Diane asked "Where Were You on July 20, 1969?" as man first walked on the moon.
Don: It was Day 176 in DaNang, Vietnam for me. I set up my big reel-to-reel tape recorder to tape the broadcast of the moon landing that we were able to get there on the base. I wanted to have a verbal record of history being made. (One of the "spoils of war" most Vietnam vets recall is being able to buy cameras and stereo equipment incredibly cheaply at the base/post exchanges. Many long, tedious, exhaustive conversations there had to do with the various pros and cons of the equipment being contemplated for purchase.) The recorder reel would tape for about 2 hours so when chow time arrived I left it running and went to grab a bite. The chow hall had the broadcast on so I listened there to the actual landing. When I came back, the recorder was shut off! My roommate had come in, seen the recorder going and thought I had forgotten to turn it off. So he turned it off for me. So much for the recording of history.
Susan: I walked out into the parking lot of the apartment building I lived in and looked up at the moon with binoculars. It seemed as if you looked hard enough you'd be able to see someone there. I knew history was being made but all I could think of was that Don was probably looking up at the moon the same time I was, halfway around the world, away from me.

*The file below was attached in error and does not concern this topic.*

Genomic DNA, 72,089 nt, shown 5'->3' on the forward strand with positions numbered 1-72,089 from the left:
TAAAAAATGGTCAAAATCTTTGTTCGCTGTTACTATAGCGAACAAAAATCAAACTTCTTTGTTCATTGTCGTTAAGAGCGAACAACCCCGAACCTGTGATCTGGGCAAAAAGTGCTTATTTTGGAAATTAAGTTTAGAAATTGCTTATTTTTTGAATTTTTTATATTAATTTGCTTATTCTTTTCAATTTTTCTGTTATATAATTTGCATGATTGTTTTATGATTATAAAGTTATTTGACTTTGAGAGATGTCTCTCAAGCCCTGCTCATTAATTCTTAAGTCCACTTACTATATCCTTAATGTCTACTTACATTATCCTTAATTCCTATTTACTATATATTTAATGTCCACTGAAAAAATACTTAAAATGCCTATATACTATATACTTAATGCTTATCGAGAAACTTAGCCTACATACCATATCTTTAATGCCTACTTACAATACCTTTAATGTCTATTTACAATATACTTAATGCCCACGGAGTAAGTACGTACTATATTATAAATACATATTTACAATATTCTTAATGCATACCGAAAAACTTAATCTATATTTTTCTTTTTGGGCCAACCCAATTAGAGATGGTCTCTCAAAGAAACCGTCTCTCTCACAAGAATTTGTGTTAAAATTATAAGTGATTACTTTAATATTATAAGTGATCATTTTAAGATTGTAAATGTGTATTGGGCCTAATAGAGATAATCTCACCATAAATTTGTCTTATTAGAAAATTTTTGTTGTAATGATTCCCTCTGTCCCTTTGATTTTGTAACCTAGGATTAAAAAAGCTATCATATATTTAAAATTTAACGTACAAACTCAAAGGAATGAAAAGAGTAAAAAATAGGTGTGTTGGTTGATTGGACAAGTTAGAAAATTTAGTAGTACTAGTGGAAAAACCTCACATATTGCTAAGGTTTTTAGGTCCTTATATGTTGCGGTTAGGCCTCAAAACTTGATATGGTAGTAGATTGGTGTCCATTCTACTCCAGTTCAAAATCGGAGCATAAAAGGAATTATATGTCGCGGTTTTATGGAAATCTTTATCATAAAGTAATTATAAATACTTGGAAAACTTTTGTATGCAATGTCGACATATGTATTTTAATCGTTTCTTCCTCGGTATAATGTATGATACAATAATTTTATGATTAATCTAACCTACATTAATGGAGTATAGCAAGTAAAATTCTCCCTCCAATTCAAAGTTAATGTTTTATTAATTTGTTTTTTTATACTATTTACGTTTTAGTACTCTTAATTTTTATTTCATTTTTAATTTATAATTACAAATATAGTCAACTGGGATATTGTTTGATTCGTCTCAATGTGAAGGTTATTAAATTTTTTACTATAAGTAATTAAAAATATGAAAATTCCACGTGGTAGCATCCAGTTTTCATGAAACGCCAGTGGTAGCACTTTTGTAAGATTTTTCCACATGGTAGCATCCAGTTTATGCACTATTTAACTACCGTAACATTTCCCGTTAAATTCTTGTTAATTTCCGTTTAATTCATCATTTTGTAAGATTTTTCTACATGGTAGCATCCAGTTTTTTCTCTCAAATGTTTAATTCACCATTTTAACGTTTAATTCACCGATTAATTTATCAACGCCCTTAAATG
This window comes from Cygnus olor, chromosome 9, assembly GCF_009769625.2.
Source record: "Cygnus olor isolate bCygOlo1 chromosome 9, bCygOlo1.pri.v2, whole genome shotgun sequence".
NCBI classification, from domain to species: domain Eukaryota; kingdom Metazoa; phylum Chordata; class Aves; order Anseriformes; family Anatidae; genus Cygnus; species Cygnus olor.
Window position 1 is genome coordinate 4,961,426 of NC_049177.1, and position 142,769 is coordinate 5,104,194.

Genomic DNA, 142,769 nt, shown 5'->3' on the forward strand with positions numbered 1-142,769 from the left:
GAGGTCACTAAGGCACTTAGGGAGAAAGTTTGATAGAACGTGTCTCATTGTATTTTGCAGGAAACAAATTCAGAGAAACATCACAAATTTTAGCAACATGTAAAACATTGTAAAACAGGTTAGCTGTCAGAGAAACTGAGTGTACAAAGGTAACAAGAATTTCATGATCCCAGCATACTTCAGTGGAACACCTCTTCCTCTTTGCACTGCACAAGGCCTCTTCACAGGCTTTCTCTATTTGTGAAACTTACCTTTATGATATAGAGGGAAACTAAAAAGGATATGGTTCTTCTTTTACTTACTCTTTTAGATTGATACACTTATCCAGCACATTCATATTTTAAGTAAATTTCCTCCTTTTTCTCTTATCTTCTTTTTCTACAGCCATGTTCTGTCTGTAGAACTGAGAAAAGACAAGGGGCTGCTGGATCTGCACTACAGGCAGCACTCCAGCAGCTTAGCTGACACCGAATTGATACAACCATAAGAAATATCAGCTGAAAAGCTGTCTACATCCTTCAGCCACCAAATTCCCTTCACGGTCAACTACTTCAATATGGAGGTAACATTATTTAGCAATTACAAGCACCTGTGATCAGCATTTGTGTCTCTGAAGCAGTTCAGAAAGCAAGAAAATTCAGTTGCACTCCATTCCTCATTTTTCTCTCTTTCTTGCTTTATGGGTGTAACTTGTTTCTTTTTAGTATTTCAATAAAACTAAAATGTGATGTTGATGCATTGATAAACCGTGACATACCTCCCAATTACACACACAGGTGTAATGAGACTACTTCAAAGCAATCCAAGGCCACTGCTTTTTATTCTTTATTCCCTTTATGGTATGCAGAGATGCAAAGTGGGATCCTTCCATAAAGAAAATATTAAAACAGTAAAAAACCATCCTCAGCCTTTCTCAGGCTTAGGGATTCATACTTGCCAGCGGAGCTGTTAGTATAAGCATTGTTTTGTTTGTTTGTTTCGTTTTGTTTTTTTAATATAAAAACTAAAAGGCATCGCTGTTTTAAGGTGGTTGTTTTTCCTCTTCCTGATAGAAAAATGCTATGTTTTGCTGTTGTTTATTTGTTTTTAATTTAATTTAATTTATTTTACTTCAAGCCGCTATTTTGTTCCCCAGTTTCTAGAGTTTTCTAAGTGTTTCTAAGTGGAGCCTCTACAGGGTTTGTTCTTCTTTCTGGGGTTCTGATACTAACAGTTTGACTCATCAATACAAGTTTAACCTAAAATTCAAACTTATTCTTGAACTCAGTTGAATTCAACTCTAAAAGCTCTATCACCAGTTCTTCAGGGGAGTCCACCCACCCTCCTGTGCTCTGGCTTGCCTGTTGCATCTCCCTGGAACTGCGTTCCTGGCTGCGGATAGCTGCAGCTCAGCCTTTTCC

Don: A movie that is still makes be hold my breath as I try to white-knuckle the space module down is Apollo 13. For a real kick, download Google Earth. Click on the icon for Moon and in the Layers box click on Apollo Missions, Apollo 11 (the moon landing). You'll be able to watch old video clips of the landing transmissions and see close-up photos. Cool stuff. And it's interesting to scan the surface of the moon and see all the little national flags showing the landings over the years. I had no idea there had been so many hits on the moon by other countries.